Posted in Cycling Road

First Dutch win of the season by van Poppel

Danny van Poppel just won the first stage in the Volta a la Comunitat Valenciana. It is the first Dutch win of the season. In the last six seasons, The Netherlands had won a least once in January.

First Dutch win of the season
2018 | 31.01 | Danny van Poppel | Volta a la Comunitat Valenciana: stage 1
2017 | 29.01 | Bauke Mollema | Vuelta a la Provincia de San Juan
2016 | 20.01 | Peter Koning | Tour de San Luis: stage 3
2015 | 25.01 | Wouter Wippert | Tour Down Under: stage 6
2014 | 30.01 | Wouter Wippert | New Zealand Cycle Classic: stage 2
2013 | 24.01 | Tom Jelte Slagter | Tour Down Under: stage 3
2012 | 10.02 | Michel Kreder | Tour Méditerranéen: stage 2
2011 | 06.02 | Lars Boom | Tour of Qatar: prologue

Posted in Cycling Road

January in facts and figures

  • John Degenkolb did race two races in January. Both races ended for him in a win: Trofeo Campos, Porreres, Felanitx, Ses Salines (1.1) and Trofeo Palma (1.1).
  • Thanks to the victories of John Degenkolb, Trek-Segafredo is the most successful team in January.  The American formation did win 5 races in January.
  • The half of all World Tour teams have one or more wins in 2018 season.
  • The most successful country in January is Australia with 10 wins.
  • Youcef Reguigui has the most podium places in January (6), but mostly in .2 races. Daryl Impey has five podium places in Pro races1.

Posted in Cycling Road History

HISTORY: Magnus Backstedt

On 30 January 1975 is Magnus Bäckstedt born. He’s the only Swedish rider to win a Monument 1.

Bäckstedt became pro in 1996 at the Belgium formation Collstrop-Palmans. After two seasons, with a victory in the GP d’Isbergues, he leaves to GAN. During that season GAN renamed to Crédit Agricole. In 1998 Tour de France he wins stage 19 in Autun, where he defeats his fellow attackers Maarten den Bakker, Eddy Mazzoleni and Pascal Demare in the sprint.

He stayed three more years at Crédit Agricole but due to lack of success, he had to leave at the end of 2001 and found a place at Team Fakta. In 2003 Giro d’Italia he won the Intergiro classification and gets a contract at Alessio. By the Italian formation, Bäckstedt blossomed again in one-day races. He became second in Gent-Wevelgem and four days later he surprised with a win in Paris-Roubaix.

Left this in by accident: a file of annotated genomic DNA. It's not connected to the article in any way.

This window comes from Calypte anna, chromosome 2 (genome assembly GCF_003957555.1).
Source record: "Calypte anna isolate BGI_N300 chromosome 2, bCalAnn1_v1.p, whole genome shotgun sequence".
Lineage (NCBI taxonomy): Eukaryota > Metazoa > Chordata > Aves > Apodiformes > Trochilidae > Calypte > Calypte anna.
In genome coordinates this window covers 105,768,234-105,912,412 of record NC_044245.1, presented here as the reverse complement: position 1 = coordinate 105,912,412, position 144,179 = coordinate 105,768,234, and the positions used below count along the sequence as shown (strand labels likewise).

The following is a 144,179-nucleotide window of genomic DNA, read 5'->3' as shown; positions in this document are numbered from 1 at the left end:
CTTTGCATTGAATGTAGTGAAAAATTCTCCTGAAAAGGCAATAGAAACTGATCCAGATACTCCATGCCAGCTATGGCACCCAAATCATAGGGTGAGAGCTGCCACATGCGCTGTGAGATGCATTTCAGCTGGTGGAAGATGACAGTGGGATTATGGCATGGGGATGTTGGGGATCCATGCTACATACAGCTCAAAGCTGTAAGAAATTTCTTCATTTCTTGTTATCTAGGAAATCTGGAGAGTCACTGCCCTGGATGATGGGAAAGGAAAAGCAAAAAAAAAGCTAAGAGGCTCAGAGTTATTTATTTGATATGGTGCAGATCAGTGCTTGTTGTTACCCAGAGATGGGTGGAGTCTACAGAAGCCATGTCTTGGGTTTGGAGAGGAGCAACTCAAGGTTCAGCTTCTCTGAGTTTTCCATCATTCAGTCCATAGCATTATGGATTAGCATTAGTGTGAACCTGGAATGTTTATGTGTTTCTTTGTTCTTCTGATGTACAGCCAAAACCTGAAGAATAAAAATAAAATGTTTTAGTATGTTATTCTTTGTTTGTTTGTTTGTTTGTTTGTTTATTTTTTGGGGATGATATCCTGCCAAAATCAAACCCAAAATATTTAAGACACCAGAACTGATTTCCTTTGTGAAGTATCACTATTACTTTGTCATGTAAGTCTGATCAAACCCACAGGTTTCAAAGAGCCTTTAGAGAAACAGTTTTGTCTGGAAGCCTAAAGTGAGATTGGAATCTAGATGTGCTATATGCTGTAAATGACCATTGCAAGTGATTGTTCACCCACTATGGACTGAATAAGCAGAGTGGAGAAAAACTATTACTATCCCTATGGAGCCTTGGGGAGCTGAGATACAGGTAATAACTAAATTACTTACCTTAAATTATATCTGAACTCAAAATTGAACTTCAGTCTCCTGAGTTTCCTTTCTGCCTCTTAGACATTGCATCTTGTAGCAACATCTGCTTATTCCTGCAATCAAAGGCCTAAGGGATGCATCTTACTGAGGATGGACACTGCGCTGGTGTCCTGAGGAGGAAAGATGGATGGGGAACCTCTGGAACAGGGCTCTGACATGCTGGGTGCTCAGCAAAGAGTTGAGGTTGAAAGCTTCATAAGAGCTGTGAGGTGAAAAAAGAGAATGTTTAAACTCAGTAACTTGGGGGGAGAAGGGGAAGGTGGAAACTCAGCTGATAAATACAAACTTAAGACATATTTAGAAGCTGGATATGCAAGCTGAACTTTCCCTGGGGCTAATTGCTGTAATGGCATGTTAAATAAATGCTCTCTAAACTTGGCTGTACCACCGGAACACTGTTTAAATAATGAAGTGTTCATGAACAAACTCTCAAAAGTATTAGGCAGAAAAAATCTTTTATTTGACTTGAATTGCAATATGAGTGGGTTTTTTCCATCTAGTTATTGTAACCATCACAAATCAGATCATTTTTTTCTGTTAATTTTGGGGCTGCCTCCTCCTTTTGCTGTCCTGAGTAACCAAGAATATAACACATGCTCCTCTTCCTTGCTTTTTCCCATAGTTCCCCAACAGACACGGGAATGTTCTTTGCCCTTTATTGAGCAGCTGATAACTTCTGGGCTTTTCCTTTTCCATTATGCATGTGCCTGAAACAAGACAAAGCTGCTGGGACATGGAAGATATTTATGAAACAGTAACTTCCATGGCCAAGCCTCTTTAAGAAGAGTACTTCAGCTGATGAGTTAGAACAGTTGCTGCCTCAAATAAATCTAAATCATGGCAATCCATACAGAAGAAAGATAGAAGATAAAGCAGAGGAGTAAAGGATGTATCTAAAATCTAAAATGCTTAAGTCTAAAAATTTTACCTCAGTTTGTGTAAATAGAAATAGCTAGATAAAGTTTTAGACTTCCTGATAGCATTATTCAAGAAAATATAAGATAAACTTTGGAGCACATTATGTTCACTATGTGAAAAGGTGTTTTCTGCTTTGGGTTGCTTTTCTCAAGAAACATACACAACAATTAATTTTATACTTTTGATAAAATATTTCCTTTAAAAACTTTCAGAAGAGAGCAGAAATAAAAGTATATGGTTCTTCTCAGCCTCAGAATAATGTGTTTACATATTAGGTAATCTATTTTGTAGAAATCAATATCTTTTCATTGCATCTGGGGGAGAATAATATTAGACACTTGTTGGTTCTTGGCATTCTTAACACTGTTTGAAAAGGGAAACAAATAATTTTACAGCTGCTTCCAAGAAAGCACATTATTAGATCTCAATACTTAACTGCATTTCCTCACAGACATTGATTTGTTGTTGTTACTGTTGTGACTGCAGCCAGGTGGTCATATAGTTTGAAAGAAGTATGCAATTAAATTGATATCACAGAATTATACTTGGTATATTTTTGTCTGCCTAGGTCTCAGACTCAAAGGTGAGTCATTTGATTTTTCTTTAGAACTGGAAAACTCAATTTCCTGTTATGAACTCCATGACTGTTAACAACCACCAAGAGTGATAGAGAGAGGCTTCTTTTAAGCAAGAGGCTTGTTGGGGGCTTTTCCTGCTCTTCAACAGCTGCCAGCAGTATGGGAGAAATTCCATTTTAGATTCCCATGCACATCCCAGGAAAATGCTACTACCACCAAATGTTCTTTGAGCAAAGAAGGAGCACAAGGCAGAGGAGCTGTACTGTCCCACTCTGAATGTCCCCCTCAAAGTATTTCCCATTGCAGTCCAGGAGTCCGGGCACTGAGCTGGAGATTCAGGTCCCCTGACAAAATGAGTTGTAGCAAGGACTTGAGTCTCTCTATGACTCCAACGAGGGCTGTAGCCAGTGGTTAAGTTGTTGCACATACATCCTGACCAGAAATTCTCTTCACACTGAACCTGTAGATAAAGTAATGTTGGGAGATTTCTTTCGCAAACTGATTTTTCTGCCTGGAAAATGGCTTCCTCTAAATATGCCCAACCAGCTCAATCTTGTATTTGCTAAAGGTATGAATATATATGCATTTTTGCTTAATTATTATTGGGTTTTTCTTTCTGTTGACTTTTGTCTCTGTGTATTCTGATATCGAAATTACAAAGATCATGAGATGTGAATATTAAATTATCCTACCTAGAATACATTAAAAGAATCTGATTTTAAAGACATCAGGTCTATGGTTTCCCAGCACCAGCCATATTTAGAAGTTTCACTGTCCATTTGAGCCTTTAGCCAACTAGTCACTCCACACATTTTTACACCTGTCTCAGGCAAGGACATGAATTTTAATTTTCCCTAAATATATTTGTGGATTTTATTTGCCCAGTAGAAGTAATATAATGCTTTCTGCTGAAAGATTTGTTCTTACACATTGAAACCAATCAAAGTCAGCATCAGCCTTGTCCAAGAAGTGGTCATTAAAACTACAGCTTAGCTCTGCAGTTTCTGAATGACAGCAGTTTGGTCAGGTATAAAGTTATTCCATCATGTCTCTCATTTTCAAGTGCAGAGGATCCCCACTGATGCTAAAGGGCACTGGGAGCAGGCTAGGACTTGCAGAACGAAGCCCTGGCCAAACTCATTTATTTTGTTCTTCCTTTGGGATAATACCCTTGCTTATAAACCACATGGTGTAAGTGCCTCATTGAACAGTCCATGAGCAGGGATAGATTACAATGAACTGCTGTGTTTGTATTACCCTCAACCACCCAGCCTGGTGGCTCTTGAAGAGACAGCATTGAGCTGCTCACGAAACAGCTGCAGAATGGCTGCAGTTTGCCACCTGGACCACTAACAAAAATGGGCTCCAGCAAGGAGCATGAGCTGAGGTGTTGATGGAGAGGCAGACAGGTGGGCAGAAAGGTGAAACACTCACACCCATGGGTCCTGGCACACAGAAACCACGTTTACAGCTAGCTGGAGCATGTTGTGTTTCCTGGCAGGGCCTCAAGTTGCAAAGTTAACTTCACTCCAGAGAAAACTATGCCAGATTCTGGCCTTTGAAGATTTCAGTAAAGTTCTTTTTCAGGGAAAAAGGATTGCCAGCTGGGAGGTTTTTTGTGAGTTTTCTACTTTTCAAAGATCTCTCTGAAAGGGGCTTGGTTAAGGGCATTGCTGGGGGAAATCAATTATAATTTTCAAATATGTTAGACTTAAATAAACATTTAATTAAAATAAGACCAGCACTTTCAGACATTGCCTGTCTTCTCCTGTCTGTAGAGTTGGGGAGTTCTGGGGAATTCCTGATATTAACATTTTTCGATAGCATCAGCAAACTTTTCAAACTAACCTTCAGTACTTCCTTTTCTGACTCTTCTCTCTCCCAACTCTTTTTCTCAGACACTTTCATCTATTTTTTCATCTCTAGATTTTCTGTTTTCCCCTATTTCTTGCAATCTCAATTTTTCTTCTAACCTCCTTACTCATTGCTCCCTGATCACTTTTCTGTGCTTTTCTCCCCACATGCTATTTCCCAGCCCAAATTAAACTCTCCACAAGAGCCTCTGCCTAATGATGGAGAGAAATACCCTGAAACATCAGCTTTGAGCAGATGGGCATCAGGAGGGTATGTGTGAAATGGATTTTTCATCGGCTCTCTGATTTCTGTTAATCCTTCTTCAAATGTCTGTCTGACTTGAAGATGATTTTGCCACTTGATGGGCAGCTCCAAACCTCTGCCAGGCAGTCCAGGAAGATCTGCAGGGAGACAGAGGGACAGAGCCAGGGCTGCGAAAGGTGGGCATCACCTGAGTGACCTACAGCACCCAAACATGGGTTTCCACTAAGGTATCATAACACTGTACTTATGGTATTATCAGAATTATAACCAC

After this success, he moved to Liquigas. He rode three years for the Italian formation but didn’t have much success. His last season as a pro cyclist he rode for Garmin-Chipotle. With this formation, he won the opening team time trial in the 2008 Giro d’Italia.

Nowadays Bäckstedt is a pro cycling coach at his own Bäckstedt Cycling Academy and has a development team: Team Bäckstedt HotChillee.

Posted in Cycling Road History

HISTORY: Gaston Rebry

On 29 January 1905 was Gaston Rebry born. He is the only rider to win Paris-Nice, Tour of Flanders and Paris-Roubaix in one season. He did this in 1934.

Long before Roger de Vlaeminck was Rebry named as Monsieur Paris-Roubaix. He won the French classic three times and stood in total four times on the podium. In the Tour de France he won four stages and became fourth in the general classification in 1931. After he headed, together with Jef Demuysere, the historical offensive against Antonin Magne on the cobblestones of the last stage but one of the Tour, between Charleville and Maloles-Bains. Rebry won the stage, but Magne won the Tour the day after.

On 3 July 1953 at the age of 48, he died in Wevelgem. His son, Gaston Rebry (1933-2007), was also a pro cyclist but after the death of his father, he quit and emigrated to Canada where he became a successful landscape painter.

In 2010 Gaston Rebry became an honorary citizen of his birth village Ledegem (Rollegem-Kapelle).

Posted in Cycling Road History

HISTORY: Bruno Sivilotti

This week the peloton races the Tour de San Luis in Argentina. Argentina doesn’t have a rich history in pro-cycling. The most successful riders from the South American country are Juan Jose Haedo and Ariel Maximiliano Richeze but in the fifties and sixties, there was Bruno Sivilotti. Sivilotti was born on 26 August 1936 in Ragogna, Italy. Ragogna is a small village in the region Friuli-Venezia Giulia, but Sivilotti gets the Argentinan nationality.

Sivilotti starts his career in on the track in South America where he won the six days of Rio de Janeiro in 1956 with the Italian Severino Rigoni. In January 1957 they also won the six days of Sao Paulo and in July 1957 he won the six days of Buenos Aires with Hector Acosta.

A few years later he goes to Europa to ride for several Italian teams. He won a couple of stages in smaller Spanish tours and he won the first part of the first stage in La Vuelta a Espana 1966. A 110-kilometer long stage around Murcia. In the same Vuelta he ended third in stage 6. In that year he gets his only road race win outside of Spain, on June 20 he won Erembodegem – Terjoden in Belgium.

He ended his career in 1969 and neutralized to Italian. On 27 January 1982 at the age of 45, he died in Madrid, Spain.